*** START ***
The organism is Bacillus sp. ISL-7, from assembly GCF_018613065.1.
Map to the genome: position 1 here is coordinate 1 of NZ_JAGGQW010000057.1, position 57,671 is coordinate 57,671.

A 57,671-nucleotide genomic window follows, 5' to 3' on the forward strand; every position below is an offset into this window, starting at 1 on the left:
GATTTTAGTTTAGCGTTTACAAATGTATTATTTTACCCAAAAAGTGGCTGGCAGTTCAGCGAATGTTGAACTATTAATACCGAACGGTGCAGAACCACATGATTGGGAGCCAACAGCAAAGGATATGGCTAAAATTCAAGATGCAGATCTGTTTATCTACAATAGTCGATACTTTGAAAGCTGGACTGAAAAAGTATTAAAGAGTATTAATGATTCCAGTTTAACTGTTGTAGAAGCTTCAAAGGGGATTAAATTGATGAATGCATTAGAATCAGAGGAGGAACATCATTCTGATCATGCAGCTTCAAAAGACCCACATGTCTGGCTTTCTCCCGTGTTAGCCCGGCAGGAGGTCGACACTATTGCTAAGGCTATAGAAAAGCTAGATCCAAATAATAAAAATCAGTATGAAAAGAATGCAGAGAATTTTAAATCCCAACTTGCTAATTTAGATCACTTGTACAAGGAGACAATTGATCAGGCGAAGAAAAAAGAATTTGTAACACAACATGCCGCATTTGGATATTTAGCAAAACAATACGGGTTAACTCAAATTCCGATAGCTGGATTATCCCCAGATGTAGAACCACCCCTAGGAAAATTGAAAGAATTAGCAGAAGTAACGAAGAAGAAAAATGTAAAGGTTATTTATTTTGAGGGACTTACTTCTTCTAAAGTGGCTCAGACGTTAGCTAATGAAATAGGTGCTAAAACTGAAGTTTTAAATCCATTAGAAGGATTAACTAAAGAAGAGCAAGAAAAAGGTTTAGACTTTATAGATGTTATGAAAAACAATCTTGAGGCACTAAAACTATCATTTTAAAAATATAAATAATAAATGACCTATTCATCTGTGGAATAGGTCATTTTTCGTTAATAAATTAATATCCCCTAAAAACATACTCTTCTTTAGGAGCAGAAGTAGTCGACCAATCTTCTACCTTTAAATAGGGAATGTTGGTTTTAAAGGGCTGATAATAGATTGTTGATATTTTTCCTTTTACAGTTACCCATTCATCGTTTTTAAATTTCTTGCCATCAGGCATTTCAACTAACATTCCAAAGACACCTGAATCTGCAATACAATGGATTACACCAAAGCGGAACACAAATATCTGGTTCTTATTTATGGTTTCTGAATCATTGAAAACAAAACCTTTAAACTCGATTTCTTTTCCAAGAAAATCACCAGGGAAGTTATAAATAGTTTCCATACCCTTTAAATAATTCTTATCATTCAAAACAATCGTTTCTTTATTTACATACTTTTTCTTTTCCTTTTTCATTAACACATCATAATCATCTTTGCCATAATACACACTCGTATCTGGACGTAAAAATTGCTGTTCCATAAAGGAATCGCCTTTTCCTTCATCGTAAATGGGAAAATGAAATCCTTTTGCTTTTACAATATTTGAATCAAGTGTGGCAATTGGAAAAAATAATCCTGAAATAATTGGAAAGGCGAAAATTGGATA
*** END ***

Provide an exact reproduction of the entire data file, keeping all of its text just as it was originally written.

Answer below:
The organism is Bacillus sp. ISL-7, from assembly GCF_018613065.1.
Map to the genome: position 1 here is coordinate 1 of NZ_JAGGQW010000057.1, position 57,671 is coordinate 57,671.

A 57,671-nucleotide genomic window follows, 5' to 3' on the forward strand; every position below is an offset into this window, starting at 1 on the left:
GATTTTAGTTTAGCGTTTACAAATGTATTATTTTACCCAAAAAGTGGCTGGCAGTTCAGCGAATGTTGAACTATTAATACCGAACGGTGCAGAACCACATGATTGGGAGCCAACAGCAAAGGATATGGCTAAAATTCAAGATGCAGATCTGTTTATCTACAATAGTCGATACTTTGAAAGCTGGACTGAAAAAGTATTAAAGAGTATTAATGATTCCAGTTTAACTGTTGTAGAAGCTTCAAAGGGGATTAAATTGATGAATGCATTAGAATCAGAGGAGGAACATCATTCTGATCATGCAGCTTCAAAAGACCCACATGTCTGGCTTTCTCCCGTGTTAGCCCGGCAGGAGGTCGACACTATTGCTAAGGCTATAGAAAAGCTAGATCCAAATAATAAAAATCAGTATGAAAAGAATGCAGAGAATTTTAAATCCCAACTTGCTAATTTAGATCACTTGTACAAGGAGACAATTGATCAGGCGAAGAAAAAAGAATTTGTAACACAACATGCCGCATTTGGATATTTAGCAAAACAATACGGGTTAACTCAAATTCCGATAGCTGGATTATCCCCAGATGTAGAACCACCCCTAGGAAAATTGAAAGAATTAGCAGAAGTAACGAAGAAGAAAAATGTAAAGGTTATTTATTTTGAGGGACTTACTTCTTCTAAAGTGGCTCAGACGTTAGCTAATGAAATAGGTGCTAAAACTGAAGTTTTAAATCCATTAGAAGGATTAACTAAAGAAGAGCAAGAAAAAGGTTTAGACTTTATAGATGTTATGAAAAACAATCTTGAGGCACTAAAACTATCATTTTAAAAATATAAATAATAAATGACCTATTCATCTGTGGAATAGGTCATTTTTCGTTAATAAATTAATATCCCCTAAAAACATACTCTTCTTTAGGAGCAGAAGTAGTCGACCAATCTTCTACCTTTAAATAGGGAATGTTGGTTTTAAAGGGCTGATAATAGATTGTTGATATTTTTCCTTTTACAGTTACCCATTCATCGTTTTTAAATTTCTTGCCATCAGGCATTTCAACTAACATTCCAAAGACACCTGAATCTGCAATACAATGGATTACACCAAAGCGGAACACAAATATCTGGTTCTTATTTATGGTTTCTGAATCATTGAAAACAAAACCTTTAAACTCGATTTCTTTTCCAAGAAAATCACCAGGGAAGTTATAAATAGTTTCCATACCCTTTAAATAATTCTTATCATTCAAAACAATCGTTTCTTTATTTACATACTTTTTCTTTTCCTTTTTCATTAACACATCATAATCATCTTTGCCATAATACACACTCGTATCTGGACGTAAAAATTGCTGTTCCATAAAGGAATCGCCTTTTCCTTCATCGTAAATGGGAAAATGAAATCCTTTTGCTTTTACAATATTTGAATCAAGTGTGGCAATTGGAAAAAATAATCCTGAAATAATTGGAAAGGCGAAAATTGGATA